Apple iPad turf is overly saturated. If you are in the market for an iPad this holiday season, there are a few options you can instantly close on. For a certain set of users, there is the A12Z Bionic chip-powered 2020 iPad Pro. Then is the recently introduced iPad Air that dishes out ruthless performance and is high on substance. For the budgeted buyer, the fifth-generation iPad Mini is a suggested option. To add to choices, Apple is already working on the next edition of the iPad Pro with improved display, power, and 5G connectivity, and it is slated for an early 2021 release.
Information of likely improvements is bound to put all those looking for an Apple tablet in a fix – should they upgrade now or wait on. Of course, there are many options already out there and holiday season is a good reason to shop, but if you want the new and fantastic – waiting for a few months sure will be painful but worth it.
A new iPad Pro was initially tipped to launch toward the end of this year, reports now have it that the unveiling is pushed back to sometime in spring of next year. Reliable Apple analyst, Ming-Chi Kuo has also validated the delay suggesting, a brand new iPad Pro launch may have been pushed for the first quarter of 2021. Kio had initially predicted that multiple iPads could debut in fall 2020.
Easily referenced as the 2021 iPad Pro, the forthcoming flagship will reportedly share a lot of traits with its siblings, which means we should not be expecting major design changes. LiDAR scanners, dual-lens camera setups are here to stay since nothing is heard about any alterations in this department.
Maybe the storage tiers and RAM options are beefed up. But this is also just an assumption for now. What is more certain is that the new iPad Pro will be 5G enabled (just like the iPhone 12 line-up this year), will feature a powerful processor, and a brighter, energy-efficient mini-LED display. This will send Apple on a new display tech journey – it’ll be for the first time an iPad will roll out with a LED screen.
Several rumors suggest Apple will launch two iPad Pro variants next year. While the higher-end 12.9-inch model with mini-LED screen is very likely – rumors have hinted at a possibility of an 11-inch iPad Pro, with a similar display, but there is no substantial detail to back the early claims.
New display technology
Although Apple is not going to bring about a radical change to the next-generation iPad Pro in terms of design – a new display technology is on the cards. Multiple rumors suggest 12.9-inch 2021 iPad Pro may feature mini-LED display. This type of display basically is a replacement for the cheaper and unfashionable backlight screen (yet an affordable alternative to OLED – used in iPhone 12 series). It can greatly increase color, contrast, and brightness and give the iPad Pro improved local dimming – possibility to brighten or dim lights at specific areas of the display.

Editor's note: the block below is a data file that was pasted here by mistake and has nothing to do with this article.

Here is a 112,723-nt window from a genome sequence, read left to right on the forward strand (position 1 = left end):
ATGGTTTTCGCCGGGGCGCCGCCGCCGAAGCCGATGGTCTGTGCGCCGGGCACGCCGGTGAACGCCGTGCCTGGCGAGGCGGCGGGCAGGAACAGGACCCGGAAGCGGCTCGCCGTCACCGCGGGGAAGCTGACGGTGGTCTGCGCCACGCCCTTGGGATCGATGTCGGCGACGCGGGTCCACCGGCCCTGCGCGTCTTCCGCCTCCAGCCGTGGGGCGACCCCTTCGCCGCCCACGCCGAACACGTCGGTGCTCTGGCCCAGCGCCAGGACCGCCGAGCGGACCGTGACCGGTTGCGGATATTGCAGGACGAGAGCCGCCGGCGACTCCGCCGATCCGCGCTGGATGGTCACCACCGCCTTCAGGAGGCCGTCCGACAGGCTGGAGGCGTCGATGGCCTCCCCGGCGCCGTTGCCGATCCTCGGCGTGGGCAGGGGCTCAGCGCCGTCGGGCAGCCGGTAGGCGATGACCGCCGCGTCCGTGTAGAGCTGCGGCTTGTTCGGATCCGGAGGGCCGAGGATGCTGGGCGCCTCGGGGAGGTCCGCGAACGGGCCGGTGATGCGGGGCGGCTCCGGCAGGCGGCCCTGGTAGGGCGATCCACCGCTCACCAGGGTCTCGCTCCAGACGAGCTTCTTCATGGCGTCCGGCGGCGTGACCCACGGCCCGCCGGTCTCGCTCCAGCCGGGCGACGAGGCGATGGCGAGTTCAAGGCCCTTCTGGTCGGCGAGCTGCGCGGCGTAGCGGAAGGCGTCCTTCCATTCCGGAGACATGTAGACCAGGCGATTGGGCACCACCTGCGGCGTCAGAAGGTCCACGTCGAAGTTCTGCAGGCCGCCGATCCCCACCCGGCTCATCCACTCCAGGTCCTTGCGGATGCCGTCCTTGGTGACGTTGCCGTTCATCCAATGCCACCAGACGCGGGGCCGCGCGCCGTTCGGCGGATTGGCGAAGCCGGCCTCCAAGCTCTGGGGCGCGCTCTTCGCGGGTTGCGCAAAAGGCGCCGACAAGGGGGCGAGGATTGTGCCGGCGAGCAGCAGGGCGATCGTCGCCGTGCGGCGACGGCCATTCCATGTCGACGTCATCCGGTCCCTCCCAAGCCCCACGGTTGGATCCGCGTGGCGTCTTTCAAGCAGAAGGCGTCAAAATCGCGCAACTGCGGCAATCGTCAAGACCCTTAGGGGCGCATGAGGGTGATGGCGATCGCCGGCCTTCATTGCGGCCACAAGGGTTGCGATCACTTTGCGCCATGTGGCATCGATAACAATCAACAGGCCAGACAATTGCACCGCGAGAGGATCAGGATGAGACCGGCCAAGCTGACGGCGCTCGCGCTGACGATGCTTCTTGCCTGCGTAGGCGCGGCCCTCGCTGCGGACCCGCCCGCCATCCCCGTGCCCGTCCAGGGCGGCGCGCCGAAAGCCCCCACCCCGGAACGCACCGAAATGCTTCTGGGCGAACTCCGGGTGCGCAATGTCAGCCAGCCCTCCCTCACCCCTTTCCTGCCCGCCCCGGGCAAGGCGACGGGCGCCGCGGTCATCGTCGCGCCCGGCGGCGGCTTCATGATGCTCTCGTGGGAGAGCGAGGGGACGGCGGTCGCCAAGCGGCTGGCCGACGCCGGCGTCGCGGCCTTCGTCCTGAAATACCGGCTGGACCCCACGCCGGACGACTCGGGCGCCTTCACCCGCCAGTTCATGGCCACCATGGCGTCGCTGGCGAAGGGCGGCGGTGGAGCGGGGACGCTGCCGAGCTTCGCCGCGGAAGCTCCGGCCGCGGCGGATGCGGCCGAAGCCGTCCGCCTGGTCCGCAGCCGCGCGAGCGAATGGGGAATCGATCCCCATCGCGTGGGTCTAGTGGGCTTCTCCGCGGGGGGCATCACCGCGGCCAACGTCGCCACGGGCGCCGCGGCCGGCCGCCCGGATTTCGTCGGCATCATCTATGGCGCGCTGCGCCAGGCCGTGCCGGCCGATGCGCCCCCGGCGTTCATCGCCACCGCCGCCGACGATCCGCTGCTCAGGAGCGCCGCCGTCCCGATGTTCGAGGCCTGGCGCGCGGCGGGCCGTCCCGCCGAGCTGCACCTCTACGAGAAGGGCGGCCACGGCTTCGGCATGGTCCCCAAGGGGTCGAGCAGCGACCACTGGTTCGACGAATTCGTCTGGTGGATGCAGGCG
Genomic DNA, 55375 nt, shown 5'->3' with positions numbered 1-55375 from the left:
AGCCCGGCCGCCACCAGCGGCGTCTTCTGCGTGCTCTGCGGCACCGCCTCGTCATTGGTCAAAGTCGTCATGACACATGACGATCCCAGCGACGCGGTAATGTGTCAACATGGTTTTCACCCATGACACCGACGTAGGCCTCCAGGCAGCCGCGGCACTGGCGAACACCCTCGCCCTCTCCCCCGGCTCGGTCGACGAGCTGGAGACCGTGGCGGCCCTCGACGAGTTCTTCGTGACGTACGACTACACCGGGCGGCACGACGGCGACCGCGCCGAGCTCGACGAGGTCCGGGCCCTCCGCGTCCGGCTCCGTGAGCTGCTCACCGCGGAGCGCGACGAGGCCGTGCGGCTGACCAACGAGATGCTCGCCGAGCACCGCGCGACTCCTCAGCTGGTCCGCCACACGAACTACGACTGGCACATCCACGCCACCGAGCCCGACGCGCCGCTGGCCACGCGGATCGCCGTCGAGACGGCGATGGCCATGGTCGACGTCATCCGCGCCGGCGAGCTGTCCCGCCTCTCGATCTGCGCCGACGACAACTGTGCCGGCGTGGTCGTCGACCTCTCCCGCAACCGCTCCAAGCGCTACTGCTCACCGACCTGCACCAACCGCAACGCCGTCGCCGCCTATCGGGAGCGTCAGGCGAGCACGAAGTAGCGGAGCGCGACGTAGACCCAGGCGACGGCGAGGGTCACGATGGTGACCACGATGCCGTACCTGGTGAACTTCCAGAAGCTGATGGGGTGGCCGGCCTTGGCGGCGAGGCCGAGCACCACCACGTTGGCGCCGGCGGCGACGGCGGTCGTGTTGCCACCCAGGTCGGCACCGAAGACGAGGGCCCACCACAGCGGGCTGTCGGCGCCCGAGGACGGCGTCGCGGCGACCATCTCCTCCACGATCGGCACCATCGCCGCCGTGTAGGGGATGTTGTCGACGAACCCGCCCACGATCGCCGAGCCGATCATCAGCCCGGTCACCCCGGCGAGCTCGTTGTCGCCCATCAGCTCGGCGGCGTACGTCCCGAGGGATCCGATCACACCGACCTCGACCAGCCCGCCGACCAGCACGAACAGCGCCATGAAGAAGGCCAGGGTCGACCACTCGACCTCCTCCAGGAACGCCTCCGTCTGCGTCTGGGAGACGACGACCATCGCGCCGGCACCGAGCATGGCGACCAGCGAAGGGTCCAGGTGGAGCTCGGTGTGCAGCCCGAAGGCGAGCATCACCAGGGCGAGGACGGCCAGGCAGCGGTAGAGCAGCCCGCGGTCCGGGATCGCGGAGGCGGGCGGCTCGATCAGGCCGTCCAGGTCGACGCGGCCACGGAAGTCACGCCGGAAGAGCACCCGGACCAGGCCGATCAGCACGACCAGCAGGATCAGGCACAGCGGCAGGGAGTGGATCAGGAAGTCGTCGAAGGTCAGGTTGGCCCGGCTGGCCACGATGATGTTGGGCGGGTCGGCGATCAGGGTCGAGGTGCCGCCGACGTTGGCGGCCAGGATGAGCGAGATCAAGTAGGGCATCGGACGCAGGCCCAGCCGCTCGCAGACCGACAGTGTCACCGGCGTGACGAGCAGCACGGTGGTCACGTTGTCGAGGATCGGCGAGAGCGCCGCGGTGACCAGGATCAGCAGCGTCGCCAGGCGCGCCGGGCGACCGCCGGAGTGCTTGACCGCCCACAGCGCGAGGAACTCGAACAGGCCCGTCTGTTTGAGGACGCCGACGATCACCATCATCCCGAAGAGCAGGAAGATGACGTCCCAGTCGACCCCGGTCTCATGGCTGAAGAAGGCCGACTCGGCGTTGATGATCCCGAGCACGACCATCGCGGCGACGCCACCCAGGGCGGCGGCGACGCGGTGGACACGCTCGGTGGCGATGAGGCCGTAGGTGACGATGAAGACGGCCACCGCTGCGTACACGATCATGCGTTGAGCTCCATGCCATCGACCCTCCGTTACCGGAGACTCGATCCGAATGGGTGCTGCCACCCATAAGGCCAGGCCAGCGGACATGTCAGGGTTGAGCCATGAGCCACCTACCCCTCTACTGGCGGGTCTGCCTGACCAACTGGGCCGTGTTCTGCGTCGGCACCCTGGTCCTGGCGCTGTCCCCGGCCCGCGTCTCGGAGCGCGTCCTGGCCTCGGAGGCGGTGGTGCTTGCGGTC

Reportedly, these screens in the upcoming iPad Pros will likely be produced and supplied by LG. It may eventually find itself as a replacement for LCDs on almost all products in Cupertino’s lineup – including the MacBook. Mini-LED may not be as bright as OLEDs, but they are by no means slacks – these super bright displays look beautiful and are energy-efficient, thus offering better battery life too.
The iPad is already a brilliant device – a brighter display is only going to do more good to its image as a designer’s/artist’s daily driver. LED display will make everyone awaiting a new iPad Pro anxious as it sets the supposed 2021 iPad Pro apart from the other major siblings in the Apple lineup, which are equally capable. Currently, there is no information on whether Apple will continue selling iPad Pros with LCD displays.
The 2020 iPad Pro comes with A12Z Bionic chip, which in its own right is powerful enough for most set of users. The newer iPad Air however comes with A14 Bionic chipset in the body, which certainly makes it a better option for the power-hungry consumer base.
If you’re still not satisfied, Apple is expected to launch the new iPad Pro in 2021 with an upgraded 5-nanometer-based processor – perhaps called the A14X Bionic chip. If this is true, then undoubtedly the iPad performance is going to shoot through the roof – leaving not only its siblings but the completion high and dry. The new processor will mean more power and better performance, of course, it will also enhance battery life and prove more beneficial for gaming and multitasking.
5G is biggest reason to wait
iPhone 12 lineup announced a few months back, is the first set of Apple devices launched with 5G support, and now this prowess is only going to grow. Apple will be extending 5G connectivity to other devices and 2021 iPad Pro will, most likely, be the first outside of iPhones to get it. Now, it’s one of the biggest reasons to hold back and wait for the new iPad Pro.
According to the latest report, Apple’s next-generation iPad Pro will be 5G enabled with mmWave support. mmWave or millimeter wave is 5G band that promises ultra-fast speeds in short distances – it is available in this year’s iPhone 12 models but supported exclusively in the US for now.
Even more existing are rumors suggesting, the 2021 iPad Pro will be first to test Apple’s own in-house mmWave Antenna in Package (AiP) module. The AiP modules were initially tipped to be included in the next year’s iPhones, but Apple’s self-sufficiency in developing its own 5G mmWave modules has increased likelihood of new high-end iPad Pro being the first to include the antenna in the package. AiP modules will provide the 2021 iPad Pro with support for the mmWave 5G.
What we have detailed are only rumors and the final product could land with or without the abovementioned features. If you’re still interested in the new iPad Pro, you should wait around for more information to roll out as we inch closer to the supposed launch next year. If reports of the 2021 iPad Pro launching in first quarter next year are believed, we will hear a lot more about the forthcoming device along the way before the imminent official launch.